Is learning culture a necessity? sign we can understand to a point [combined with a realistic and definite design to be English literate as well], but culture is not essential, as communication comes first. Deaf people know knowledge of the 1880s and 50 shades of Audism is not going to get them a job or access to the mainstream.
BSL isn't awareness of hearing loss which is a huge issue via sign language and cultural promotions in that they are mutually exclusive of other deaf people, the hard of hearing, and hearing, so not inclusive of all an official and accepted challenge to inclusion and access by cultural default. This also is NOT what we are about you don't get equality by distancing yourself from others or developing rules that exclude other people and how they communicate. The culture was never intended to do that i.e. unless it has developed into some sect or other.
Which nobody supports. Should hearing loss awareness have an equal priority to sign language? The odd few signers may well feel it is some birthright and throw social modelling at you or something but most don't. Culture is not about the majority either, I don't think the ABC lessons online do anything frankly, everyone and their pet dog are online doing their version, when they run out of letters that's it.
I think culture misrepresents access and deaf people personally, and because it is a specialised area that functions via reliance and preaches dependence on others as some accepted (and acceptable), 'norm', which isn't a great Deaf image or true let's face it, I would be interested to know if anything really comes from these 'classes' via inclusion, and who teaches the deaf? Many of whom don't have any BSL accreditation level themselves, are they assuming 'I am deaf so that is qualification enough?' I trust not. They won't become deaf teachers on that basis. Educational references say this will limit the deaf advance for a lifetime.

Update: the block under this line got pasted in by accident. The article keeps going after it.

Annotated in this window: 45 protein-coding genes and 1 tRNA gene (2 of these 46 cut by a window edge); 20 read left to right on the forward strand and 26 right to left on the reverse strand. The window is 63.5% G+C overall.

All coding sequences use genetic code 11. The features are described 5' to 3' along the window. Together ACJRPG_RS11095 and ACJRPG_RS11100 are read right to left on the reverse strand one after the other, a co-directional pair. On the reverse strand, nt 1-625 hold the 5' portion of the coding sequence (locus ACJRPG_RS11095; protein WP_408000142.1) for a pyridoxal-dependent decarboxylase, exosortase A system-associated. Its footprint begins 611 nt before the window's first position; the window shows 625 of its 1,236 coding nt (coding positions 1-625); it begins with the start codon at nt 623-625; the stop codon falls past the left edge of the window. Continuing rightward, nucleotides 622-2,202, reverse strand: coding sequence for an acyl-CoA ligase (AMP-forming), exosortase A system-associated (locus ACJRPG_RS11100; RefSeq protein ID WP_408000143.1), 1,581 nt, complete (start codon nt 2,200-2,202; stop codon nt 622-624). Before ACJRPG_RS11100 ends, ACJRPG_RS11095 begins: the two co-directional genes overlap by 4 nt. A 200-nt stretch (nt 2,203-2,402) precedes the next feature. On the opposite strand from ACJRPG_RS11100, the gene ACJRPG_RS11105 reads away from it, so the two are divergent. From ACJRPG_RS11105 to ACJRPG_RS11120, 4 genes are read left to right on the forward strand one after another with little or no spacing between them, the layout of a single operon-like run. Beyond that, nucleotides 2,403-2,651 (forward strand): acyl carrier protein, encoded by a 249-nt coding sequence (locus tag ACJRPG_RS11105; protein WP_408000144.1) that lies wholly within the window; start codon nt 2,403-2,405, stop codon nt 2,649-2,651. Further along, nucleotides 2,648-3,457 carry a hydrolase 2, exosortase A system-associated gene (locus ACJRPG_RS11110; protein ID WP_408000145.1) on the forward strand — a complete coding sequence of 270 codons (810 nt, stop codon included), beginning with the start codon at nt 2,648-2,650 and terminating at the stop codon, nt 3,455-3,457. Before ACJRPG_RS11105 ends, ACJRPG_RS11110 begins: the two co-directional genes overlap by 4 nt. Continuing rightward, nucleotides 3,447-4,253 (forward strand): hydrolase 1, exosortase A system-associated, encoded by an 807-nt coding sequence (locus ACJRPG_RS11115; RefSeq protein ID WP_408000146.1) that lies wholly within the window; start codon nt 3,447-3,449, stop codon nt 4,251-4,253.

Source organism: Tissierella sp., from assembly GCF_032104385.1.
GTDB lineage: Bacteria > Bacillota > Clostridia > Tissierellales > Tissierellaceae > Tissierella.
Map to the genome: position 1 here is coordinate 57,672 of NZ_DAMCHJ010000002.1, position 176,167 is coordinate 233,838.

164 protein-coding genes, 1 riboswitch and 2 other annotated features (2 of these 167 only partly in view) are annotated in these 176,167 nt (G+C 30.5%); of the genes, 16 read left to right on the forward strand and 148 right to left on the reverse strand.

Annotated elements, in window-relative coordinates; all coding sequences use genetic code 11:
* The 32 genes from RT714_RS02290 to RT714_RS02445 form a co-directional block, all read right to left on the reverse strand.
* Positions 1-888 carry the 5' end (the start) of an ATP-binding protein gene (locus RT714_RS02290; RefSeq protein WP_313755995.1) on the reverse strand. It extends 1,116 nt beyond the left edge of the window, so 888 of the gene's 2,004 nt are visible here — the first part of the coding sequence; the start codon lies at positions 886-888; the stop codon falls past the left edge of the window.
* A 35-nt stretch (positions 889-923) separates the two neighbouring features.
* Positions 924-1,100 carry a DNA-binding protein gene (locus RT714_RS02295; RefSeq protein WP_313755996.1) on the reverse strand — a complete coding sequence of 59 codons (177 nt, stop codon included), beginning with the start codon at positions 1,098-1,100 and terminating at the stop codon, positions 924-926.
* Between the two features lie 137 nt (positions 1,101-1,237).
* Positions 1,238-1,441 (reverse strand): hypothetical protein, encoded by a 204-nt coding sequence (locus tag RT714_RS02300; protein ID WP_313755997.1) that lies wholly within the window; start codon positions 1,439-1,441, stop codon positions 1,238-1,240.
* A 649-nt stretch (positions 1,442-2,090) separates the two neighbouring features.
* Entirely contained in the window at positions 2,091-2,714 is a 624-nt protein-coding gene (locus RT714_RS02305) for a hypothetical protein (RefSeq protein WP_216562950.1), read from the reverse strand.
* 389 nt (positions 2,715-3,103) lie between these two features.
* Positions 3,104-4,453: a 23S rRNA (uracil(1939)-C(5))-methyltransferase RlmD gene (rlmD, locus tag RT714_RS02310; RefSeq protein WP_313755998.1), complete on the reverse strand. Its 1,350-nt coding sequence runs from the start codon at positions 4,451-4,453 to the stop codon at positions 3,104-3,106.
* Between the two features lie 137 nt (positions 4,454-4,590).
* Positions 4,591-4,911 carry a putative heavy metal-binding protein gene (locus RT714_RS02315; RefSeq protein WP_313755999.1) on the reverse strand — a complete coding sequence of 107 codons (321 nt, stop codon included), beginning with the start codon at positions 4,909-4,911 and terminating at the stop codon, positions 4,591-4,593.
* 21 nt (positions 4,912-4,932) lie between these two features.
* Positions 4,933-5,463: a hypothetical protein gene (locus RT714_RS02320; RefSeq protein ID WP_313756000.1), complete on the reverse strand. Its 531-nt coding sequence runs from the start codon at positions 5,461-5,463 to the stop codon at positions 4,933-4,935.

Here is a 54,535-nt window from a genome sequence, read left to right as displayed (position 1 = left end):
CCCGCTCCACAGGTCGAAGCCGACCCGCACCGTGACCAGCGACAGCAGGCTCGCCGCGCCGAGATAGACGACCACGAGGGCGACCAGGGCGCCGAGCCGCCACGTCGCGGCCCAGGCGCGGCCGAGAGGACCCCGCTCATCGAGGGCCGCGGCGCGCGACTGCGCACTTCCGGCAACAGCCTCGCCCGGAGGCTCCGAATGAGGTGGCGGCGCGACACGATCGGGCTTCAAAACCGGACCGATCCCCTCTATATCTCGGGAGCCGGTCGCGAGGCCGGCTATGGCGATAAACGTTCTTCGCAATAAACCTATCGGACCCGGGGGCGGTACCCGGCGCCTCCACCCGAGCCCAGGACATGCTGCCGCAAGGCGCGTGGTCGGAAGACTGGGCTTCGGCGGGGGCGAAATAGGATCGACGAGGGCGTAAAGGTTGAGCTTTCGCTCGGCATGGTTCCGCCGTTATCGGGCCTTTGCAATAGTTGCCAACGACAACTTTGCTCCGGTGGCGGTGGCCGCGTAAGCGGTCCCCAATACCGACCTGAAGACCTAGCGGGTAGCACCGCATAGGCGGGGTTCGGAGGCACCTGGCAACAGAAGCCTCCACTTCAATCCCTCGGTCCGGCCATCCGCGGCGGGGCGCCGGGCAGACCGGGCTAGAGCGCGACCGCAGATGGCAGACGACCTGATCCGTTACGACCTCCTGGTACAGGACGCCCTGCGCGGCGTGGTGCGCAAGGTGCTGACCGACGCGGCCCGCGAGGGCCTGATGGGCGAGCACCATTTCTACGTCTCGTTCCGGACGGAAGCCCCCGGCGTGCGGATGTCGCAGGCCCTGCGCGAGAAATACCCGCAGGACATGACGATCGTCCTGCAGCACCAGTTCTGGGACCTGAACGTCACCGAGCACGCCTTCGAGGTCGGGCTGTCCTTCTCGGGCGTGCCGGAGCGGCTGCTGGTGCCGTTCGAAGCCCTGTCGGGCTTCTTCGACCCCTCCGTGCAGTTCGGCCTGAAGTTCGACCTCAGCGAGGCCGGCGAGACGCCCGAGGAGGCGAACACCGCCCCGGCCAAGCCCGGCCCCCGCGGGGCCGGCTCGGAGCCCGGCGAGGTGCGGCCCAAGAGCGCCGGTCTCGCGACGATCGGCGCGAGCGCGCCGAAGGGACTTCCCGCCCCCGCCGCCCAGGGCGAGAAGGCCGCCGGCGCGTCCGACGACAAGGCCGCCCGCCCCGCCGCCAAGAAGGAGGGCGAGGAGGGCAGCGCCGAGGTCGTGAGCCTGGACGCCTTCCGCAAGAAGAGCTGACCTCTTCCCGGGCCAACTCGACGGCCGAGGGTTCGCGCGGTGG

If you are a poor signer then your culture will reflect that. We see a lot of pressures for hearing to get accreditation and learn sign, whilst the deaf are static and stop post-education by all accounts, an issue that doesn't happen with hearing people, if they remain static and don't keep updating their communication and other skills, they know what the result will be, they learn and re-learn new skills or else they don't work etc.
If I see yet another deaf 'mentor' it will be too soon for me, they wouldn't manage in the mainstream, so they cannot lead by example and their support is 'culture' not need-based. Anyone who can sign can do that they don't need to be a peer first. I know the adage blind leading the blind, but deaf too? Far better hearing did it. Is acquiring a basic BSL ABC just a pathway for learners to get work as deaf support? If so, that is not what deaf want but for hearing to include them as individuals, not carers.
Obviously, sign use cannot be maximised while deaf remain apart from the main event, and using culture as an 'excuse' to avoid that, is a pretty good way of ensuring deaf never manage it. Others must adapt but not the deaf? Sorry, inclusion does not work that way. You are in or you are out, a halfway house is not a lot of use to anyone.
From what we read online too many potential sign learners are seeing it as a novelty and not, as a vital hearing-deaf and bilingual communication aid and tool since they never meet those who take it up, and BSL alone will only be understood BY a minority of deaf, the hype suggesting 'all deaf sign' is an own goal, because it is simply untrue. Learners find this out to their cost and then will assume why did I bother to learn it? Deaf aren't all the same. And they cannot tell one deaf person from another or what modes work for them, because hearing loss was never part of the cultural deal, nor what other means deaf use to follow either.
The aim presumably is to empower deaf to sell themselves and get work that way, again hearing beat them to it.